Can you believe the title of this article? It wasn't long ago that we didn't call electronics "fish finders," they were depth finders, and a flasher was the only depth finder priced for the average angler. Today, we talk about pixel counts, sensitivity, high-power transmitters, and specialized transducers. Fish finders now range in price from under $300 to over $2,000.
Scores of options are on the market for those wanting to buy a piece of modern-day electronics. And with those options comes the real question, 'Will any of this new-fangled technology help me catch more fish?
"Yes," said Aaron Martens, Don Iovino, Penny Berryman, and Greg Hines. They all believe the new electronics will help. So we asked each noted professional to describe how they use their fish finders to identify fish and their prey.
"People don't believe me when I tell them most of the fish I catch some days are 'graph' fish," says Aaron Martens. (A "graph" fish is located using a fish finder and eventually caught.) "Back East, they don't seem to use their electronics like we do out West. I'm lost if I don't have a good set of electronics on my boat.
"Over the years, I've learned to tell the difference, most of the time, between stripers and largemouths, and shad and other types of minnows. It didn't happen overnight, and a lot of trial and error led me to my conclusions. For example, stripers move faster than largemouths and don't stay on the screen as long. Many people think all fish show up as an arch on the screen, but largemouths often appear with just a straight line."
Martens uses a a high-definition fish finder to identify what's under his boat. He believes you must know what's down there to be consistent.
"You need sonar equipment with enough pixels," says Don Iovino. "And what a pixel is, is how many little squares are in an inch. The more squares, the better the picture. The new generation of depthfinders has an unbelievable picture. The picture quality is critical to identifying what's down there."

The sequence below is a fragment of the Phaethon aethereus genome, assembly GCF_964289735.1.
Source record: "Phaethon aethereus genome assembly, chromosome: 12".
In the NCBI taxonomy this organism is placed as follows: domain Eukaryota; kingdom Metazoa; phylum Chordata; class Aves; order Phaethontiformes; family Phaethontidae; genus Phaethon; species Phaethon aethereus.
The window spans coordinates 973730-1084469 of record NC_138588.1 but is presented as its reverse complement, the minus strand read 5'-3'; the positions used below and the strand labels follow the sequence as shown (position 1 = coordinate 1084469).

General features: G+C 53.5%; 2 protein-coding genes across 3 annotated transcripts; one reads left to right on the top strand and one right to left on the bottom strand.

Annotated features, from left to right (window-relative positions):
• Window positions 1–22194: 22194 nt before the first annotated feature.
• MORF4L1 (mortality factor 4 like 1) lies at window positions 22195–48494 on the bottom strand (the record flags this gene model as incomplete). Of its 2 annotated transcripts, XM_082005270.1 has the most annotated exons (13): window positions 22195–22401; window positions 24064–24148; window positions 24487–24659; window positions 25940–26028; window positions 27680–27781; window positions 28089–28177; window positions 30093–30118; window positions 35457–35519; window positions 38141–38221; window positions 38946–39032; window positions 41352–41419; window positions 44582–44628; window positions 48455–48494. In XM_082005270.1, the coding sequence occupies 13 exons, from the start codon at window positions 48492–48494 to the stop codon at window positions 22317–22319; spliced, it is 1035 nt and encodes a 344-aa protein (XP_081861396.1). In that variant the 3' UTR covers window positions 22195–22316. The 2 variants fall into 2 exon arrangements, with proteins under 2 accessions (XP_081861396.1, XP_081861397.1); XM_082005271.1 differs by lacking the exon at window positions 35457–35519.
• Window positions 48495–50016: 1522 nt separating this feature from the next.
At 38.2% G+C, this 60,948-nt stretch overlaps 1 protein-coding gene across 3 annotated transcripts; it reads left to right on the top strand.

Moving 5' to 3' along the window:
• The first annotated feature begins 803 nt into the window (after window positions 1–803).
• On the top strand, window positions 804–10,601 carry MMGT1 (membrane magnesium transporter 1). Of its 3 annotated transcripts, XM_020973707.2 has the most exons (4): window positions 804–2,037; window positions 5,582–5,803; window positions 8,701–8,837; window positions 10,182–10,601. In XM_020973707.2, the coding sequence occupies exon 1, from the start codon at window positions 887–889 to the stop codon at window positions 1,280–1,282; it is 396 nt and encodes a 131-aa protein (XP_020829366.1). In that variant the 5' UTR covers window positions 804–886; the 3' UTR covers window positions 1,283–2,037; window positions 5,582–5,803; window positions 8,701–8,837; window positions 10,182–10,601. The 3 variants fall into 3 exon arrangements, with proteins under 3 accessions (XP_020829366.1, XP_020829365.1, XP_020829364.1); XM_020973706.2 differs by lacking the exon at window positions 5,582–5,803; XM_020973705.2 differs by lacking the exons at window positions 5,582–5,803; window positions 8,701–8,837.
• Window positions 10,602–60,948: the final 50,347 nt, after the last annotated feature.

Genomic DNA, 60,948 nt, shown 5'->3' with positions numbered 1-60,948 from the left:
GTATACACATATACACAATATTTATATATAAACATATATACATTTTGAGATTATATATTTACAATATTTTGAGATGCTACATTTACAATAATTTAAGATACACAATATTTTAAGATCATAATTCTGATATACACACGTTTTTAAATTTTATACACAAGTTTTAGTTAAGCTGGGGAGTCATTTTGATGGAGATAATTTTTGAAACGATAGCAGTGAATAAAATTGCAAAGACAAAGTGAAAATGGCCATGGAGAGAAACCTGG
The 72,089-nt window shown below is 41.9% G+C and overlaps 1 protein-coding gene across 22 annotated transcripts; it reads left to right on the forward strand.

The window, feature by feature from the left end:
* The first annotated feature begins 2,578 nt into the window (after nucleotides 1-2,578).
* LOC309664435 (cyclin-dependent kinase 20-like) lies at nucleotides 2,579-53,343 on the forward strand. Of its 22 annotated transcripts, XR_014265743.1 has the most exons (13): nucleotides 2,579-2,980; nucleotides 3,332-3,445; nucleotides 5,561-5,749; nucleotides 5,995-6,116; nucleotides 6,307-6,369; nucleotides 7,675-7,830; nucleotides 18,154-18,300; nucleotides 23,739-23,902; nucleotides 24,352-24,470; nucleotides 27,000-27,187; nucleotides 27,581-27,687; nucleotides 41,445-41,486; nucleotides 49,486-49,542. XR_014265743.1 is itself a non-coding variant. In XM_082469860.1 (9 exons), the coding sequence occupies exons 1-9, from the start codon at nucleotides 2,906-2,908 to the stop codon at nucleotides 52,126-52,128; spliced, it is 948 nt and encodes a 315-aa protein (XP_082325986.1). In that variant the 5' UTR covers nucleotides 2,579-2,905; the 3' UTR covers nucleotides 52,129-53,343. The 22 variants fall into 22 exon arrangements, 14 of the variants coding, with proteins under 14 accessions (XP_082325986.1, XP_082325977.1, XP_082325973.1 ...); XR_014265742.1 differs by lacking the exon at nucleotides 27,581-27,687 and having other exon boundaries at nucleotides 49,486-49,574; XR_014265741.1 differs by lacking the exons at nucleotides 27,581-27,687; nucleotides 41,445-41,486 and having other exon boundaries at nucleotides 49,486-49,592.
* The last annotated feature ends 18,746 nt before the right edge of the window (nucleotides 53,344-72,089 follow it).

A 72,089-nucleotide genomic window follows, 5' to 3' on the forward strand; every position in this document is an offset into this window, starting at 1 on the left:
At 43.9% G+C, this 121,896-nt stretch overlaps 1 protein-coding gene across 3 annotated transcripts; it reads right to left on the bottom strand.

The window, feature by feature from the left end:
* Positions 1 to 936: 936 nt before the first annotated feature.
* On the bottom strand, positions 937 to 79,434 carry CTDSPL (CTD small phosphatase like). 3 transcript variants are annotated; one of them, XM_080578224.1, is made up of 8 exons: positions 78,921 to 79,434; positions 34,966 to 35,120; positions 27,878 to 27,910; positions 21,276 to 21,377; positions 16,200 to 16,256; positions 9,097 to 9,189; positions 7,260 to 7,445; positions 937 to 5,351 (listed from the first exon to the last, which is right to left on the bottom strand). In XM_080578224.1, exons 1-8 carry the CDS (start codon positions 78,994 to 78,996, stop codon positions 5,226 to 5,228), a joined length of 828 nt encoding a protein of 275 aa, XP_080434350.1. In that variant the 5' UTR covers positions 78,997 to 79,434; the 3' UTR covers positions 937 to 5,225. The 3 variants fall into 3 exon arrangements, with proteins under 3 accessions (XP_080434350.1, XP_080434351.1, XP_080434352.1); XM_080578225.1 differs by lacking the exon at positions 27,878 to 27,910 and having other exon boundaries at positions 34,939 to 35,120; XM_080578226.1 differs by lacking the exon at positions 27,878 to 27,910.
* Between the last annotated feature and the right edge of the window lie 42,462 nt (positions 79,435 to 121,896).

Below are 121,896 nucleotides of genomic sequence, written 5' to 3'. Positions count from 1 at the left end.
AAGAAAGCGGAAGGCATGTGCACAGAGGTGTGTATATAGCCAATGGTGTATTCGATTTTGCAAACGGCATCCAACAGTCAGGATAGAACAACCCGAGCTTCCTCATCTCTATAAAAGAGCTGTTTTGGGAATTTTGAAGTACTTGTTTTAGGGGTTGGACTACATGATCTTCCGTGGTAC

"By watching the differences between the various scratches and lines on the meter, you can determine what fish species you're charting, whether stripers, carp, or bass. Carp are short, fat marks that swim slower than other fish and have a great deal of gray line associated with them. Stripers appear as long dotted lines, with much more movement, and largemouths appear as straight lines, maybe dots, or scratches."
"Baitfish will show up in gray line, in circles, and are usually herded by other fish or coming up to the surface. Baitfish in the ocean move in circles as well."
"The most obvious way to know what's on your screen is to be observant," says Penny Berryman. "If there is active bait in the area you're fishing, you can pretty well tell what's going on under your boat.
"Just today, I watched a local Crane-type bird, and it picked up a rather large Gizzard shad. That told me what those marks were on my screen. They were too small for bass but too large for threadfin shad. These gizzard shad were around 11 inches long. If I had not observed the crane, I could have wasted valuable time chasing bait instead of bass."
Here in the West, several different baitfish species inhabit most of our waters, each with slightly different characteristics. Threadfin shad, crappie, bluegills, carp, and smelt are the most common, while many lakes have unique forage. Is it possible to distinguish between each of these many species?
"That gets a little more complicated," says Iovino. "Gizzard shad, for example, are larger than threadfin shad and show up more in straight lines than circular clouds. Crappies and bluegills look like little Christmas trees and relate differently to cover. The more time you spend learning bodies of water, and the more time you spend being aware of the environment, the easier time you'll have identifying what's down there."
"Different species of baitfish appear on the screen differently mainly because of how they relate to structure," says Penny Berryman. "Crappie and bluegill want to stack on top of one another next to the structure. They look like little pancakes."